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DPT 736 Neuroanatomy > PNS Clinical Considerations > Flashcards

Flashcards in PNS Clinical Considerations Deck (11)
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Class 1 Neurapraxia

-affected axons are demyelinated
-remyelination and conduction eventually resumes following removal of compression
-conduction is usually normal because the axon has not been disrupted
-usually temporary


Class 2 Axonotmesis

-crush injury
-axonal disruption at the site of injury
-wallerian degeneration: lose part of axon and myelin distal to injury
-preservation of endoneurial tubes so this may mean nerves are able to be regenerated: helps growing nerve sprout to reach their previous terminals and hopefully a functional connection
-regenerate 1 mm/day and 1 in in a month so less distance to travel means faster healing


Class 3 Neurotmesis

-severance of all neural and connective tissue components
-little hope of functional recovery without skilled surgery
-regenerating axons may enter inappropriate endoneurial tubes
-complex regional pain syndromes, severe pain, changes in sensation and skin
-look up to clarifyl


Nerve Regeneration in PNS

-clean cut: nerve sprouting occurs within a few hours
-crush or tear: sprouting may delay for a week due to retrograde degeneration
-successful regeneration requires that the fibers make contact
-failure to re-approximate these fibers may lead to formation of a neuroma
-no clear path means aberrant, abnormal growth
-step 1: proximal stump-multiple growth cones branch out
-step 2: simultaneously distal Schwann cells send out processes (filopodia) toward proximal stump and exert traction pull on the growth cones
-step 3: growth cones are mitogenic to Schwann cells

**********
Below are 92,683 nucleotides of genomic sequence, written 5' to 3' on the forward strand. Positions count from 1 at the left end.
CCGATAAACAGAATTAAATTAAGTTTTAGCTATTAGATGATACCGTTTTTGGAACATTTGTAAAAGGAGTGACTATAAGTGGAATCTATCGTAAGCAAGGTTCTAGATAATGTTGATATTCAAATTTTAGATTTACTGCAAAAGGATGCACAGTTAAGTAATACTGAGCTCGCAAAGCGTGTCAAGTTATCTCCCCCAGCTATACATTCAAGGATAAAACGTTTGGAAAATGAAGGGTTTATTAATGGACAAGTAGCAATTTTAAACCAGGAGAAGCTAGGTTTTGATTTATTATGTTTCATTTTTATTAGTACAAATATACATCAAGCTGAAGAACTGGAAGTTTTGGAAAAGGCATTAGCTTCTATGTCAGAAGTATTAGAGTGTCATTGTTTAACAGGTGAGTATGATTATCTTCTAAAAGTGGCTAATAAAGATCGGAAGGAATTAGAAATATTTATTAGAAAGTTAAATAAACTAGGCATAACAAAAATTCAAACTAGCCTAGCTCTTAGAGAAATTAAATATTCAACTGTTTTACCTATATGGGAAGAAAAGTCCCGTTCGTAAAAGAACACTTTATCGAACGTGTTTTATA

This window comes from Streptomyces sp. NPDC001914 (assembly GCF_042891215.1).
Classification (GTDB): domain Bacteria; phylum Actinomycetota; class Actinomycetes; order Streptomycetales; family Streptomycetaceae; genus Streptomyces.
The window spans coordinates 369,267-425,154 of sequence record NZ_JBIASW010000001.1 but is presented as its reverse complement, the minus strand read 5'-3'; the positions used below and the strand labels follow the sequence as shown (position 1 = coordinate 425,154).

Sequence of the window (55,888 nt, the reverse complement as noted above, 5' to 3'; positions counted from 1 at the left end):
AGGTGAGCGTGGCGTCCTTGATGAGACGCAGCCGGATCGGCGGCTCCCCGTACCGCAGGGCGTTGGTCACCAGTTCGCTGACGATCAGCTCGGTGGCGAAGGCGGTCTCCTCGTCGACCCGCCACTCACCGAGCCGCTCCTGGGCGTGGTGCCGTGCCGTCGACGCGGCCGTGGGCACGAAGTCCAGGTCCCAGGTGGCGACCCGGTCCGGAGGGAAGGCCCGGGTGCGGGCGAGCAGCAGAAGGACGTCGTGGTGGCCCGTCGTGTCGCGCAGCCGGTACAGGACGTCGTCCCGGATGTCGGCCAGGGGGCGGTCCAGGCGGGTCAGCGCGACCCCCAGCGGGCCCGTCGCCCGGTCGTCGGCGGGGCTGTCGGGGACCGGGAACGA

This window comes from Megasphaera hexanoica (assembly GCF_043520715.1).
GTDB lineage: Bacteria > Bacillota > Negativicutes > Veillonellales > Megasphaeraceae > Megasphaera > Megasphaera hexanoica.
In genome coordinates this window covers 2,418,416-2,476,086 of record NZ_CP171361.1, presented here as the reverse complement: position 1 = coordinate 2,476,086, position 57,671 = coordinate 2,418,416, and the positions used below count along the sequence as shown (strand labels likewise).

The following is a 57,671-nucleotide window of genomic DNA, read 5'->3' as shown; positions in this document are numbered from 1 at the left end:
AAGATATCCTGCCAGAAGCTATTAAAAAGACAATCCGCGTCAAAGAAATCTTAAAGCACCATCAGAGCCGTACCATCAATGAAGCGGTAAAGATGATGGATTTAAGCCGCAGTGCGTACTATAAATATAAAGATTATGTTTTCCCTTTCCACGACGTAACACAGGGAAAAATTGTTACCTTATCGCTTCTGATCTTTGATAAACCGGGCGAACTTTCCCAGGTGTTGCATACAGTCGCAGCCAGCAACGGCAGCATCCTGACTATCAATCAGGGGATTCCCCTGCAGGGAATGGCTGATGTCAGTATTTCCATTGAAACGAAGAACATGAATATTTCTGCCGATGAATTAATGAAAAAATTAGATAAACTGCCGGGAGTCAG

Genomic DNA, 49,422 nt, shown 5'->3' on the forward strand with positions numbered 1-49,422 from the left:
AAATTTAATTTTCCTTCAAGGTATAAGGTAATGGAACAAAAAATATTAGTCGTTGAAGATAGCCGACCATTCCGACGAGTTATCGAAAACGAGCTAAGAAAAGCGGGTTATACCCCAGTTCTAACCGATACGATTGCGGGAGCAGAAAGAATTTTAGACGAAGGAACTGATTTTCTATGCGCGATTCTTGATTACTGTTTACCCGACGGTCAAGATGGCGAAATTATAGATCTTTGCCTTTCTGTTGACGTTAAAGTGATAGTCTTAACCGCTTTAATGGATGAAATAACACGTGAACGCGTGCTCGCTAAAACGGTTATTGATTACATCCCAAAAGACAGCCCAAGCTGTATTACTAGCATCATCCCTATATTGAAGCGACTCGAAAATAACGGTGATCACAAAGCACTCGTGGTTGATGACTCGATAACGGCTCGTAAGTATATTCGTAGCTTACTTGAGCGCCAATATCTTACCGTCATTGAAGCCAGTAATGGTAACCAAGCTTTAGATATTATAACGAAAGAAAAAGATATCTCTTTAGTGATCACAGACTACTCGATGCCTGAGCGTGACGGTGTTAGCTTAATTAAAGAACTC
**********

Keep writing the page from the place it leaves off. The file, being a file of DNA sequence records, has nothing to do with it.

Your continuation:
-filopodia recognize Schwann cells previously occupied by axons of a similar kind
-muscle atrophies and remains viable for 2 years
-during this time it is undergoing fibrosis: 30% atrophy in first month; 50-60% by 2 months; 60-80% by 4 months (stabilizes)
-functional re-innervation diminishes if the axon does not reach endplate within 12 mo of denervation


Nerve Regeneration in CNS

-distal degeneration occurs in a similar manner to the PNS
-slower clearance of debris by microglial cells and monocytes
-debris can be identified up to 6 months after an injury, whereas it is gone in 6 days in the PNS
-chromatolysis (change in cell body) is rare
-general rule = large scale neuron death, survivors are atrophied with permanent isolation from synaptic contacts
-transneuronal atrophy: CNS neurons have trophic affect upon each other, helper molecules help nerve make connections with neighbors
-small CNS lesion: neuronal debris replaced by glial scar tissue-primarily astrocytes
-large CNS lesion: scar tissue causes region to wall off and form cystic cavity containing CSF and blood
-neurons in CNS of humans do not regenerate axons, or at least do not do so effectively
-injured motor and sensory pathways do not re-establish their original connections
-regenerate only a few mm at most
-deterrents to spontaneous regeneration: obstruction by glial scar tissue, growth inhibition byproducts of the broken down oligodendorcytes


Ulnar Nerve Palsy

-elbow, wrist, brachial plexus, hand atrophy
-stimulate nerve and try to get them to move hand


Erb's Palsy

-pulling on baby to get out of birth canal may lead to shoulder dystocia
-stretching of brachial plexus-difficult time delivering shoulder during birth --> traction to get out --> stretched plexus --> paralysis of 1 arm usually affects C5, loos of fx of biceps, deltoid, brachialis --> IR --> inhibits flexion and supination


Hand Palsy

-wrist drop (radial palsy)
-preachers hand (median palsy)
-ulnar claw (ulnar palsy)
-simian hand (median and ulnar palsy)


Myasthenia Gravis

-severe muscle weakness
-immune system produces antibodies which bind to ACH receptors interfering with the normal action of ACH: autoimmune disease
-muscles most affected are those supplied by cranial nerves: face, mouth, eyes and limbs, especially proximal
-often see optic deficits
-swallowing and respiratory weakness may be life threatening
-anti ACHesterase drugs


Nerve Root Compression

-most frequently occurs where spine is most mobile (cervical and lumbar) either by spondylosis or HNP
-pain perceived/produced in myotome, sclerotome, and/or dermatome distributions
-dermatome: paresthesias, sensory loss
-myotome: motor weakness, loss of a tendon reflex
-discs degenerate as you age and sometimes inner part will come out and press on nerve root -->pain/weakness in dermatome, myotome, sclerotome


Guillain Barre Syndrome

-leg weakness noted first
-may be precipitated by respiratory infection, gastric infection, surgery, immunization
-immune system attacks body
-can be induced by a flu shot